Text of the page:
Cesarean vs. Vaginal Birth: What’s Better for You and Your Baby?

If you’re a mom-to-be, you may wonder about options for giving birth to your baby. To start, you should think about your health and health history. This will help you and your healthcare provider decide if you may need a cesarean section (C-section) or vaginal birth.

Should you opt for a cesarean?

A C-section may be better if:

  • You’re expecting multiples. You may be pregnant with twins, triplets, or more.

  • Your baby is in the bottom-first or breech position

  • You’ve had a C-section with a vertical cut

  • You have a health issue that makes vaginal birth unsafe. These can include diabetes, high blood pressure, or an infection, such as active herpes.

  • The placenta, which supplies oxygen and nutrients to your baby, blocks the opening of your uterus. This is called placenta previa.

After you go into labor, certain things may happen that may make it better for your baby to be born by C-section. This is done for your baby’s wellbeing.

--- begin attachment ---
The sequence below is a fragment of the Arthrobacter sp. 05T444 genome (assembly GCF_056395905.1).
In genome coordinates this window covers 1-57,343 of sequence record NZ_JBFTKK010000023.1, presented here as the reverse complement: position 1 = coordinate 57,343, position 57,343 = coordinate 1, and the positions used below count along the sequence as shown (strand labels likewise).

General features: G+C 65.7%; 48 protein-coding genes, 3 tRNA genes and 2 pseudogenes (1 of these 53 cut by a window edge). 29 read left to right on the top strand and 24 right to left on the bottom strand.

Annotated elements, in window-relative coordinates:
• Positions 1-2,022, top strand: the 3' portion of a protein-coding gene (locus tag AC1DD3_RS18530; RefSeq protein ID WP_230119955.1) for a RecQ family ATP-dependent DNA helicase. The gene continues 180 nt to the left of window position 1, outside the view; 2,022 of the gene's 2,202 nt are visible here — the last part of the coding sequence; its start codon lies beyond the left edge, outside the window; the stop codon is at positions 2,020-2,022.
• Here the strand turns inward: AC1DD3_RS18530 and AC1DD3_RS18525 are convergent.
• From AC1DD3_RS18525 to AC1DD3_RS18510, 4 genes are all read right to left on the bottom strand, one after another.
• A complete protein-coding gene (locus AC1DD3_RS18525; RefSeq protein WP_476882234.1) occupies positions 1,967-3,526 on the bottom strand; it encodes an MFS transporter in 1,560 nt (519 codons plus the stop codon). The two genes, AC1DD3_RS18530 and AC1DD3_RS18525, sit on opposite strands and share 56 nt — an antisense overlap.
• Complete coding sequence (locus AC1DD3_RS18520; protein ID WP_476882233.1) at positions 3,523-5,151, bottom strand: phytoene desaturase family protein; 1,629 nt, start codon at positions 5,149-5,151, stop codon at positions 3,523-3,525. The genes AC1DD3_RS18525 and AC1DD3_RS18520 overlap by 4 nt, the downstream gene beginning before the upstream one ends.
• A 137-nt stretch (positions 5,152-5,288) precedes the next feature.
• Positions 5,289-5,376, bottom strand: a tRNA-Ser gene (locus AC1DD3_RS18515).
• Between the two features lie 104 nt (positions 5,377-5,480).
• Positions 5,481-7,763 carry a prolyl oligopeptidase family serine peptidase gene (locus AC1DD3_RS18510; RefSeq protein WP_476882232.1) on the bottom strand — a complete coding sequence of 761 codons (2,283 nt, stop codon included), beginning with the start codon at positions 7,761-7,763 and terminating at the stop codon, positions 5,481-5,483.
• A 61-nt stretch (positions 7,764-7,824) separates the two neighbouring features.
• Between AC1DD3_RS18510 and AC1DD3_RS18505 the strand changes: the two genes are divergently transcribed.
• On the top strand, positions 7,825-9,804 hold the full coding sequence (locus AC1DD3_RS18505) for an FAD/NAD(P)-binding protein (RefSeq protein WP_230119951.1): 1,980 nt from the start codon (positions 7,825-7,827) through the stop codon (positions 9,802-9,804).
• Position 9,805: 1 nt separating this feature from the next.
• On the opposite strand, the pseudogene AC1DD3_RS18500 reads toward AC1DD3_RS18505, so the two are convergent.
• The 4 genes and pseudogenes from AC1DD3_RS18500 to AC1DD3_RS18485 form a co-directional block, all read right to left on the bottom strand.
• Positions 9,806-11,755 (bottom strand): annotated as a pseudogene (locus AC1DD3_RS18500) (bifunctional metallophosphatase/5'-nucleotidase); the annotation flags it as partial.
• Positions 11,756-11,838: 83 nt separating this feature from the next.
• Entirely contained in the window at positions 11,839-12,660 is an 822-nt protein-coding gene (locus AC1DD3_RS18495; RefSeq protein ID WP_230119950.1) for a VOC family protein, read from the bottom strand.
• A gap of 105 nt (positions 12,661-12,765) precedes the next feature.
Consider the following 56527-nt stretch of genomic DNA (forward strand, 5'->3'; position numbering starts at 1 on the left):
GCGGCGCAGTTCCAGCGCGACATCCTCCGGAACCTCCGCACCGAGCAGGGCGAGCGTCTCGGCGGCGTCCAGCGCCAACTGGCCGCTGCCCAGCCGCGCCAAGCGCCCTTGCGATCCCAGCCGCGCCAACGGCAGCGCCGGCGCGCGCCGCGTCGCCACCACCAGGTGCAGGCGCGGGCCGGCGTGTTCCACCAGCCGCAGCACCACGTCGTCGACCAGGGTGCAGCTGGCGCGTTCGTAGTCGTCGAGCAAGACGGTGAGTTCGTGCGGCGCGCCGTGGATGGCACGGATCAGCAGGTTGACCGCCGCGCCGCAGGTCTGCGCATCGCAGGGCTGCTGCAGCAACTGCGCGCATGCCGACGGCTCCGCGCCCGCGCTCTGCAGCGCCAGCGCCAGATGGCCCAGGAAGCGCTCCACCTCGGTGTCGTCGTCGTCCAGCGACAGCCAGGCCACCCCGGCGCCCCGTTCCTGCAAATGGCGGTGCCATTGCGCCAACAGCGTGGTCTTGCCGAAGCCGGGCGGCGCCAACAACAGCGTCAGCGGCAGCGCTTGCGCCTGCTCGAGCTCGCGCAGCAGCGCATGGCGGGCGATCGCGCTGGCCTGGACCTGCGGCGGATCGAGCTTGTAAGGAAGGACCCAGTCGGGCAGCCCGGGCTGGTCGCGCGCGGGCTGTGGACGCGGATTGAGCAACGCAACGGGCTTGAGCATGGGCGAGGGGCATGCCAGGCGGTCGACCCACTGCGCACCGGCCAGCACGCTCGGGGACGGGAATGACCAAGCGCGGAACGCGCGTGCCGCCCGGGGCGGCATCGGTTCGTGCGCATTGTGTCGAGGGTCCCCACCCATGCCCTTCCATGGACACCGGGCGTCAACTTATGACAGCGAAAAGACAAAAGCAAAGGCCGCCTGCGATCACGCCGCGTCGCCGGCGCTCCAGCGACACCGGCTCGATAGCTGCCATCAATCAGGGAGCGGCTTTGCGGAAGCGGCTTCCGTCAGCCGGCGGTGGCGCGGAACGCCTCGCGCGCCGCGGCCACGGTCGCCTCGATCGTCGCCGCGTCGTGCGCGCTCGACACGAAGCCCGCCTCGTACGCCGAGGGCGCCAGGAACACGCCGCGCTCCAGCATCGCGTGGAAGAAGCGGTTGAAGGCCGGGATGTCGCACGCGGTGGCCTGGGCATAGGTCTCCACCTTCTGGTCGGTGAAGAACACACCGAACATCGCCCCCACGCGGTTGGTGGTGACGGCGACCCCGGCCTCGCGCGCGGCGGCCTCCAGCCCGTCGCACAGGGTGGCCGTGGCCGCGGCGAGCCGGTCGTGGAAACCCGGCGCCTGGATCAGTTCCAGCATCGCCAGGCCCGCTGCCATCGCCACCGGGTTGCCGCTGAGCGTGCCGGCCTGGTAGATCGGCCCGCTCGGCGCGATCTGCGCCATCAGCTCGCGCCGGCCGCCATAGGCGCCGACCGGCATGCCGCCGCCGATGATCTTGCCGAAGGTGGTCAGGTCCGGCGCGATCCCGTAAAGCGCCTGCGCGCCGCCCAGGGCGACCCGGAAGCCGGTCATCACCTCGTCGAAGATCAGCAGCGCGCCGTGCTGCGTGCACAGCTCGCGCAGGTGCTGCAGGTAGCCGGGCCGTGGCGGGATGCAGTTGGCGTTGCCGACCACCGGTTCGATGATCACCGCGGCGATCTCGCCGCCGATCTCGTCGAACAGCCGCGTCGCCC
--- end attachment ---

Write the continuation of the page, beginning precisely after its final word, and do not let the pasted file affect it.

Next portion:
Should you go for a vaginal birth?

For most women, a vaginal birth is safer and healthier. Vaginal birth cuts the risk for many complications. With a vaginal birth, a woman has the following:

  • A lower risk of needing a blood transfusion

  • A reduced risk of a postpartum infection. This includes a uterine infection. If you get an infection, you may need to go to the hospital again within the first two months after birth.

  • A lower risk of internal uterine scarring. This can cause fertility or birth problems in the future. You may have an ectopic pregnancy or your placenta may attach in the wrong place. A C-section can also cause an intestinal blockage or bladder injury.

A vaginal birth may injure a mom’s pelvic floor muscles. This can cause bladder and bowel control problems. This may lead to surgery.

Experts don’t agree if this is considered trauma. It may be due to using forceps or vacuum during birth, how long you push, or the baby’s size. It may also be caused by an episiotomy. This is a cut made to make the vaginal opening bigger right before birth. Overall, pelvic floor problems are rare enough that the American College of Obstetricians and Gynecologists says that vaginal births are safer than C-sections.

Talk with your healthcare provider about your birth options. Ask what is best for you and your baby.  

 

Online Medical Reviewer: Bowers, Nancy, RN, BSN, MPHFoley, Maryann, RN, BSN

Date Last Reviewed: 4/18/2016

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